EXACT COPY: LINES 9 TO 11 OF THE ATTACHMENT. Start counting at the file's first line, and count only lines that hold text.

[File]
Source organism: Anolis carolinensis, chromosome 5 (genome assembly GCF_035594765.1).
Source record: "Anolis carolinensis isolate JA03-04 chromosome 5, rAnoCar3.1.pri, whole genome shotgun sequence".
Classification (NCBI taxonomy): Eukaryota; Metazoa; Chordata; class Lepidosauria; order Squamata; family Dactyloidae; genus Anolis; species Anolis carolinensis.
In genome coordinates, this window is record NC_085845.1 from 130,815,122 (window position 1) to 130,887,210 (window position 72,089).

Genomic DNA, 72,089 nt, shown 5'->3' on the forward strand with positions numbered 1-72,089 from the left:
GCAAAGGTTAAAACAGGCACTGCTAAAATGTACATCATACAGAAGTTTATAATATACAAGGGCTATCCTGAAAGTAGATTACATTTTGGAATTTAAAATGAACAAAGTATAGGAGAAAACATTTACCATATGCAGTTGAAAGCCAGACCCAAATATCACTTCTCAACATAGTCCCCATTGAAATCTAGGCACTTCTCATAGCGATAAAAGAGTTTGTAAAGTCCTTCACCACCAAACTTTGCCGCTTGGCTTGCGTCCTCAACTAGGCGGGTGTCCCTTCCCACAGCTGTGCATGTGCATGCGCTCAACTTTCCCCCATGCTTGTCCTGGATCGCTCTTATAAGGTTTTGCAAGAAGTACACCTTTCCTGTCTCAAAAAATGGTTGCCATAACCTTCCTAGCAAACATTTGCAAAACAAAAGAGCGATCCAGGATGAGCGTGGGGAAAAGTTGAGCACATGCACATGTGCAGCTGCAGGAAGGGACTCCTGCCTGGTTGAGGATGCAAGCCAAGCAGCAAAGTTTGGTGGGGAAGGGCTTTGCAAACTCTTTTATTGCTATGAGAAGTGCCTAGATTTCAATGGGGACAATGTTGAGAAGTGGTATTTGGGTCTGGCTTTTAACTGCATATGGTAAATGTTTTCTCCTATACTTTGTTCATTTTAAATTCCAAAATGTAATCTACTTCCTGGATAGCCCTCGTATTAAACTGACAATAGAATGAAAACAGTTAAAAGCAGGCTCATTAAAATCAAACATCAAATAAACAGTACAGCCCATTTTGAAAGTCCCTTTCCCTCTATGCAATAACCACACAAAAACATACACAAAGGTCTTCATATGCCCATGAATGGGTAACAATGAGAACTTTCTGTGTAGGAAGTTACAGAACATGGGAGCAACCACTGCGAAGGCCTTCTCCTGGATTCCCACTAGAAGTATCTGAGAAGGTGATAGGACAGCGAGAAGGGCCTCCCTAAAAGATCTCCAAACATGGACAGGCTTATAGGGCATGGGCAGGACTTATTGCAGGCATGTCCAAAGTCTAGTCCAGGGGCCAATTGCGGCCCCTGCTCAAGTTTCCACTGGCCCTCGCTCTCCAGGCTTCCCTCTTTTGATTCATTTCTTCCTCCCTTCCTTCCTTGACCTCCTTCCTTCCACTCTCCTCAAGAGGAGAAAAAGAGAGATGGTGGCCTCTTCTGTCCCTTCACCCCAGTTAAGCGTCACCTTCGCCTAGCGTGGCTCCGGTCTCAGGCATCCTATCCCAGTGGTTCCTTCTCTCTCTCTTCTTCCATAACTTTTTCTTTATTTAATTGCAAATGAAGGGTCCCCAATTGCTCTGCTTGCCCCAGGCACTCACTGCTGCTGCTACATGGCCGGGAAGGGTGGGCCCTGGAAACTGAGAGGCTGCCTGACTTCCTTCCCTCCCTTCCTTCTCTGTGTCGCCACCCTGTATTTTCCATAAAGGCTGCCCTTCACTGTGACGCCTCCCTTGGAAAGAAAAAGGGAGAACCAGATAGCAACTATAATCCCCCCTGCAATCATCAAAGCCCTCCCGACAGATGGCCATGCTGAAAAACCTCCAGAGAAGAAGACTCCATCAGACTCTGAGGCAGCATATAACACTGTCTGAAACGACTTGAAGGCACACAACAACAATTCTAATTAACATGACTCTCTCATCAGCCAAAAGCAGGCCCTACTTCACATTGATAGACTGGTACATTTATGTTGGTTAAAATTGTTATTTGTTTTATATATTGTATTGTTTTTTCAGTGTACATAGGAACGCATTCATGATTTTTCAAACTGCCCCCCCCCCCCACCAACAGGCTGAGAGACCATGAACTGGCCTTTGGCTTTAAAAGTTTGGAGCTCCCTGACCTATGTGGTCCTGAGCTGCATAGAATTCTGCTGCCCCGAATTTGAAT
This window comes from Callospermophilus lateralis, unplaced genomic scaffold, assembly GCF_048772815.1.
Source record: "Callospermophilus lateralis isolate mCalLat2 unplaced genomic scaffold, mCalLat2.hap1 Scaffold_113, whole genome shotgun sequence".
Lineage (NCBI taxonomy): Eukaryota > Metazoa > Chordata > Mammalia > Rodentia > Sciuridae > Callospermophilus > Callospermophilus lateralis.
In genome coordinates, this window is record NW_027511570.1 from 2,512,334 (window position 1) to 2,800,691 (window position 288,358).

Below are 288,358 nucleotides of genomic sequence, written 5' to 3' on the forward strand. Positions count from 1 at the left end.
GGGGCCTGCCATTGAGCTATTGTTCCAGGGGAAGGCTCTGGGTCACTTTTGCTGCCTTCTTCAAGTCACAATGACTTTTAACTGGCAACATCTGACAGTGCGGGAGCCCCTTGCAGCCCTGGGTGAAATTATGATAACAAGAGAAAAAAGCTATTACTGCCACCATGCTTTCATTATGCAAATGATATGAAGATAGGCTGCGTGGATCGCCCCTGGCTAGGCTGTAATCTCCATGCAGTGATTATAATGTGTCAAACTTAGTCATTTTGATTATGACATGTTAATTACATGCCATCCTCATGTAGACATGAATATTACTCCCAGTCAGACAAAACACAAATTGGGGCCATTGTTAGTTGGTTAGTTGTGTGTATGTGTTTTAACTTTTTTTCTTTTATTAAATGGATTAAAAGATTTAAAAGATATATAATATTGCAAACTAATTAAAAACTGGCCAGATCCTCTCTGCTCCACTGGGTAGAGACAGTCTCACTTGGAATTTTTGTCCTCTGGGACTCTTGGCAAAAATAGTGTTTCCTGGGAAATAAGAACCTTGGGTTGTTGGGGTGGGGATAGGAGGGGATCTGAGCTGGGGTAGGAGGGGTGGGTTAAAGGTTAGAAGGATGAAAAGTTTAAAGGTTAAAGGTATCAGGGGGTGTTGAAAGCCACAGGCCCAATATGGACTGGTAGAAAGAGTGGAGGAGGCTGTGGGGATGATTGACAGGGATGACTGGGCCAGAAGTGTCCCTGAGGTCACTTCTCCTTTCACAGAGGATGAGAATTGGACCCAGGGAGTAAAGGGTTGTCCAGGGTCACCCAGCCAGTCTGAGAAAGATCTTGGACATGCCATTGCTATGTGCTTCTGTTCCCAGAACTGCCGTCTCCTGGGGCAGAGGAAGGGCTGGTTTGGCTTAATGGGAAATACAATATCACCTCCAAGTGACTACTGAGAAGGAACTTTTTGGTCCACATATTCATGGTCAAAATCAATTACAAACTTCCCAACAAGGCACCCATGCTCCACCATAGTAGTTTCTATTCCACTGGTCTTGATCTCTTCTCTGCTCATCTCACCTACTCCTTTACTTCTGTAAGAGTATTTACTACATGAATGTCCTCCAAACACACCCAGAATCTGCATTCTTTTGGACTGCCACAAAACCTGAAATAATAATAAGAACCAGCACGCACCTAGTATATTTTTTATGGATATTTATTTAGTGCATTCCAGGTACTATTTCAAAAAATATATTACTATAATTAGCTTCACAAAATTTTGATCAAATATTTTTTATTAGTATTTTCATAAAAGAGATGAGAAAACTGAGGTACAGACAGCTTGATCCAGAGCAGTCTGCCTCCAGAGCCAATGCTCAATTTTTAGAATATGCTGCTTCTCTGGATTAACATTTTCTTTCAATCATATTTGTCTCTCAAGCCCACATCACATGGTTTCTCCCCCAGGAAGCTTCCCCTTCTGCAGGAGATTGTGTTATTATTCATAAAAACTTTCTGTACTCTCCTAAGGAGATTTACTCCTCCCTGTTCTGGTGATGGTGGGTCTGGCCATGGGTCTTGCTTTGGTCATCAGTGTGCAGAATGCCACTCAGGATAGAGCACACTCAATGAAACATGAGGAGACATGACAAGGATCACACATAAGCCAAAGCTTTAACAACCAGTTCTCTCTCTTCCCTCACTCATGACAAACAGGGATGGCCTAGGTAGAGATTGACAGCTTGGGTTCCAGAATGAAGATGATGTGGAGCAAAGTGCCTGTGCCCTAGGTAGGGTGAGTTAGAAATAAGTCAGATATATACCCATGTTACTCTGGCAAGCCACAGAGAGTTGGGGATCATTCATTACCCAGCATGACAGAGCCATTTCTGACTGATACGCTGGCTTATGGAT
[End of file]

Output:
Lineage (NCBI taxonomy): Eukaryota > Metazoa > Chordata > Mammalia > Rodentia > Sciuridae > Callospermophilus > Callospermophilus lateralis.
In genome coordinates, this window is record NW_027511570.1 from 2,512,334 (window position 1) to 2,800,691 (window position 288,358).

Below are 288,358 nucleotides of genomic sequence, written 5' to 3' on the forward strand. Positions count from 1 at the left end.